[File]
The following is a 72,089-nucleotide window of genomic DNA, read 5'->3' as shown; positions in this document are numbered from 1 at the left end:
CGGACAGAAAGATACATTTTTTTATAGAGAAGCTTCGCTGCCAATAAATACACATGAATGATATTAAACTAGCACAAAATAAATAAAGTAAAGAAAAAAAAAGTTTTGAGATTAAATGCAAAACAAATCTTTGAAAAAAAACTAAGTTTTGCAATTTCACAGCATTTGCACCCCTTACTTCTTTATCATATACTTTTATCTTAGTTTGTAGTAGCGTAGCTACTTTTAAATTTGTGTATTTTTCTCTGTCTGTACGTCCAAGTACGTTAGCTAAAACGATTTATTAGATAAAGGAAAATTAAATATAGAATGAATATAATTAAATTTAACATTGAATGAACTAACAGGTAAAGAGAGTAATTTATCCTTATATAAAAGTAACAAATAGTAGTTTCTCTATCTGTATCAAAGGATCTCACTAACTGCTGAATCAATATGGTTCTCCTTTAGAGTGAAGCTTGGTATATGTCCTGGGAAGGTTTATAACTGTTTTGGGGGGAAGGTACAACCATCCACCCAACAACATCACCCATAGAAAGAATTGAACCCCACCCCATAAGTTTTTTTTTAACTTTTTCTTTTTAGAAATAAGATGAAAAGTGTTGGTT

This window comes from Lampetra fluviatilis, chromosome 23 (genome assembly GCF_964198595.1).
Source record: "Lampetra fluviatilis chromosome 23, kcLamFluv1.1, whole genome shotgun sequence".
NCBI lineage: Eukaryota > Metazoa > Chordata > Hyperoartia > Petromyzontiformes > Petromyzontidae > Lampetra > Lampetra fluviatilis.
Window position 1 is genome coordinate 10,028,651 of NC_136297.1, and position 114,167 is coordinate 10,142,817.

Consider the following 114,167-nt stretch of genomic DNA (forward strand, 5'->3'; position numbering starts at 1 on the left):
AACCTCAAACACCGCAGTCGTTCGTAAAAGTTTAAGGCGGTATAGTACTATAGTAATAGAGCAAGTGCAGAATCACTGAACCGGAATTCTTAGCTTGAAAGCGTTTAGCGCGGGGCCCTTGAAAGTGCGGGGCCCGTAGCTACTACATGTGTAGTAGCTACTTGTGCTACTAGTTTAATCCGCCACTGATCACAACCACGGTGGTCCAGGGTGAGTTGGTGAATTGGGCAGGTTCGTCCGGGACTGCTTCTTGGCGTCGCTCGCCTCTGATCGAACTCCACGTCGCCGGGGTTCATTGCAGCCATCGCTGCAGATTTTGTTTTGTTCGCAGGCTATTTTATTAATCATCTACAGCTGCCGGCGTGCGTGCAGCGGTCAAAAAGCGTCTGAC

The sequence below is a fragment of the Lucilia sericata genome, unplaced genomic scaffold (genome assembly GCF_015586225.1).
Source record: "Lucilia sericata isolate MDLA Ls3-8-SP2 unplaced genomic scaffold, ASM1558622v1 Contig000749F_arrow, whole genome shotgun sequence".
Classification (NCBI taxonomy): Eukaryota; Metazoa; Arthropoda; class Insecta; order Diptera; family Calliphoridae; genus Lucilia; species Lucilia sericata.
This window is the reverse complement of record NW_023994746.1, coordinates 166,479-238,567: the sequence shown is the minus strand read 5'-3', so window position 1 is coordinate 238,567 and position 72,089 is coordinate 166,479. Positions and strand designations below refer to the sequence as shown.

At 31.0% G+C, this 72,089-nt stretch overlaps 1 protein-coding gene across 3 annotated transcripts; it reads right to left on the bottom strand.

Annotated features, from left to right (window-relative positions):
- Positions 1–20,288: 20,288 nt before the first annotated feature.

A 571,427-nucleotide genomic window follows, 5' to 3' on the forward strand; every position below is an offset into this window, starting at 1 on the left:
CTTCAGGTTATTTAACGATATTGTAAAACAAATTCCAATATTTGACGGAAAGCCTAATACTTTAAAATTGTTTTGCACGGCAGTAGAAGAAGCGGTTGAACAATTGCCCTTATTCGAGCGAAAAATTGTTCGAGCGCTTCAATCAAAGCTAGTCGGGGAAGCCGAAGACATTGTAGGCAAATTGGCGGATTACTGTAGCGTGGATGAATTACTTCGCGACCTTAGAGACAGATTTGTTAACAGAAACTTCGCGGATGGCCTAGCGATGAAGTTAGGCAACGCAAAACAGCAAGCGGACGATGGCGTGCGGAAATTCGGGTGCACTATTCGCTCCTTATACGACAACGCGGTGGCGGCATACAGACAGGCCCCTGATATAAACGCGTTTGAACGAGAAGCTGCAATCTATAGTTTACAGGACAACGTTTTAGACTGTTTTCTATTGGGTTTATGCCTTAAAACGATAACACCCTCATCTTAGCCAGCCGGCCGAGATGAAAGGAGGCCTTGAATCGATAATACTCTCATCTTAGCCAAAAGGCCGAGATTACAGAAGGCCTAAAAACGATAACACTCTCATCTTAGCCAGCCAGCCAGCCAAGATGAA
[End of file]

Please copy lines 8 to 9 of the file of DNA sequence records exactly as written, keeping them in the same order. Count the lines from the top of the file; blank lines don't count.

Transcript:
AACCTCAAACACCGCAGTCGTTCGTAAAAGTTTAAGGCGGTATAGTACTATAGTAATAGAGCAAGTGCAGAATCACTGAACCGGAATTCTTAGCTTGAAAGCGTTTAGCGCGGGGCCCTTGAAAGTGCGGGGCCCGTAGCTACTACATGTGTAGTAGCTACTTGTGCTACTAGTTTAATCCGCCACTGATCACAACCACGGTGGTCCAGGGTGAGTTGGTGAATTGGGCAGGTTCGTCCGGGACTGCTTCTTGGCGTCGCTCGCCTCTGATCGAACTCCACGTCGCCGGGGTTCATTGCAGCCATCGCTGCAGATTTTGTTTTGTTCGCAGGCTATTTTATTAATCATCTACAGCTGCCGGCGTGCGTGCAGCGGTCAAAAAGCGTCTGAC

The sequence below is a fragment of the Lucilia sericata genome, unplaced genomic scaffold (genome assembly GCF_015586225.1).